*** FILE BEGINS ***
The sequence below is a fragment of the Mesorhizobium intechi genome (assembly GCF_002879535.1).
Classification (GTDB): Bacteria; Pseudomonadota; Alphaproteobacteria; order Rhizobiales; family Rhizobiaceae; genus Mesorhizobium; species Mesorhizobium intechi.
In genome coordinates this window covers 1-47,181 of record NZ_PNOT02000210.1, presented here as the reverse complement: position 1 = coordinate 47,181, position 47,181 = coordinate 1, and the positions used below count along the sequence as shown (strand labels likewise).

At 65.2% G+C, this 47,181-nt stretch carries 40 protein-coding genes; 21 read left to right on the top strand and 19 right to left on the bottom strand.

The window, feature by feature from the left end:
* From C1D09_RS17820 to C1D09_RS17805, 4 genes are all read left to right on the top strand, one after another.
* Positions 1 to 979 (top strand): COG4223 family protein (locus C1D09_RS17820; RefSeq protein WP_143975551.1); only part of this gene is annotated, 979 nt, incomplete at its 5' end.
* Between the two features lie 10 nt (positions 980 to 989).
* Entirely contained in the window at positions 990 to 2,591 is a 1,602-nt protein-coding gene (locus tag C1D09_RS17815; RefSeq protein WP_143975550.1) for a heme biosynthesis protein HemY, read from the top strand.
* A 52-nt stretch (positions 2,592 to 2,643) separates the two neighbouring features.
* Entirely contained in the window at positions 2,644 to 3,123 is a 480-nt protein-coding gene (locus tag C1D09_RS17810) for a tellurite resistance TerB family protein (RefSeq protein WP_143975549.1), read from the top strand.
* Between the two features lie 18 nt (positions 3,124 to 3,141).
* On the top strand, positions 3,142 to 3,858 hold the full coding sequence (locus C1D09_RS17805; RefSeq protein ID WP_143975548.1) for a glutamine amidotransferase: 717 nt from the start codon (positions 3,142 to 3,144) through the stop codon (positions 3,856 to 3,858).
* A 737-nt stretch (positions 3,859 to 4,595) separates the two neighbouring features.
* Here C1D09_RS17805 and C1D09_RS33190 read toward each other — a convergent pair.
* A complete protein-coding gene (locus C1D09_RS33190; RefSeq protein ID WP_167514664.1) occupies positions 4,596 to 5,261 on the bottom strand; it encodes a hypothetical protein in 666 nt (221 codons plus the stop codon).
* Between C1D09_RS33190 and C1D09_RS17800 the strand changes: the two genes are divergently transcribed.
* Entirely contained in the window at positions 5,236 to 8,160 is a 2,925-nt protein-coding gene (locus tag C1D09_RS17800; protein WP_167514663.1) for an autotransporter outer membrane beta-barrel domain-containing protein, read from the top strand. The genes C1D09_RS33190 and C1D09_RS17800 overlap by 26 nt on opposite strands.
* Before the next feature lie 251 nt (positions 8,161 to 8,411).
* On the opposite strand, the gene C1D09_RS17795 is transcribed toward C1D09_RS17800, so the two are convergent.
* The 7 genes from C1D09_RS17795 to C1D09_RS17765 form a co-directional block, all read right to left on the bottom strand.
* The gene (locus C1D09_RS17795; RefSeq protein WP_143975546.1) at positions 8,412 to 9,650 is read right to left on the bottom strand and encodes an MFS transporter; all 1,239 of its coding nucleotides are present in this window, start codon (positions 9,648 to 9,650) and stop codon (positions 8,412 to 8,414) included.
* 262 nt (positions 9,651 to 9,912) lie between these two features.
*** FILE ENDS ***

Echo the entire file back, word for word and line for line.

The sequence below is a fragment of the Mesorhizobium intechi genome (assembly GCF_002879535.1).
Classification (GTDB): Bacteria; Pseudomonadota; Alphaproteobacteria; order Rhizobiales; family Rhizobiaceae; genus Mesorhizobium; species Mesorhizobium intechi.
In genome coordinates this window covers 1-47,181 of record NZ_PNOT02000210.1, presented here as the reverse complement: position 1 = coordinate 47,181, position 47,181 = coordinate 1, and the positions used below count along the sequence as shown (strand labels likewise).

At 65.2% G+C, this 47,181-nt stretch carries 40 protein-coding genes; 21 read left to right on the top strand and 19 right to left on the bottom strand.

The window, feature by feature from the left end:
* From C1D09_RS17820 to C1D09_RS17805, 4 genes are all read left to right on the top strand, one after another.
* Positions 1 to 979 (top strand): COG4223 family protein (locus C1D09_RS17820; RefSeq protein WP_143975551.1); only part of this gene is annotated, 979 nt, incomplete at its 5' end.
* Between the two features lie 10 nt (positions 980 to 989).
* Entirely contained in the window at positions 990 to 2,591 is a 1,602-nt protein-coding gene (locus tag C1D09_RS17815; RefSeq protein WP_143975550.1) for a heme biosynthesis protein HemY, read from the top strand.
* A 52-nt stretch (positions 2,592 to 2,643) separates the two neighbouring features.
* Entirely contained in the window at positions 2,644 to 3,123 is a 480-nt protein-coding gene (locus tag C1D09_RS17810) for a tellurite resistance TerB family protein (RefSeq protein WP_143975549.1), read from the top strand.
* Between the two features lie 18 nt (positions 3,124 to 3,141).
* On the top strand, positions 3,142 to 3,858 hold the full coding sequence (locus C1D09_RS17805; RefSeq protein ID WP_143975548.1) for a glutamine amidotransferase: 717 nt from the start codon (positions 3,142 to 3,144) through the stop codon (positions 3,856 to 3,858).
* A 737-nt stretch (positions 3,859 to 4,595) separates the two neighbouring features.
* Here C1D09_RS17805 and C1D09_RS33190 read toward each other — a convergent pair.
* A complete protein-coding gene (locus C1D09_RS33190; RefSeq protein ID WP_167514664.1) occupies positions 4,596 to 5,261 on the bottom strand; it encodes a hypothetical protein in 666 nt (221 codons plus the stop codon).
* Between C1D09_RS33190 and C1D09_RS17800 the strand changes: the two genes are divergently transcribed.
* Entirely contained in the window at positions 5,236 to 8,160 is a 2,925-nt protein-coding gene (locus tag C1D09_RS17800; protein WP_167514663.1) for an autotransporter outer membrane beta-barrel domain-containing protein, read from the top strand. The genes C1D09_RS33190 and C1D09_RS17800 overlap by 26 nt on opposite strands.
* Before the next feature lie 251 nt (positions 8,161 to 8,411).
* On the opposite strand, the gene C1D09_RS17795 is transcribed toward C1D09_RS17800, so the two are convergent.
* The 7 genes from C1D09_RS17795 to C1D09_RS17765 form a co-directional block, all read right to left on the bottom strand.
* The gene (locus C1D09_RS17795; RefSeq protein WP_143975546.1) at positions 8,412 to 9,650 is read right to left on the bottom strand and encodes an MFS transporter; all 1,239 of its coding nucleotides are present in this window, start codon (positions 9,648 to 9,650) and stop codon (positions 8,412 to 8,414) included.
* 262 nt (positions 9,651 to 9,912) lie between these two features.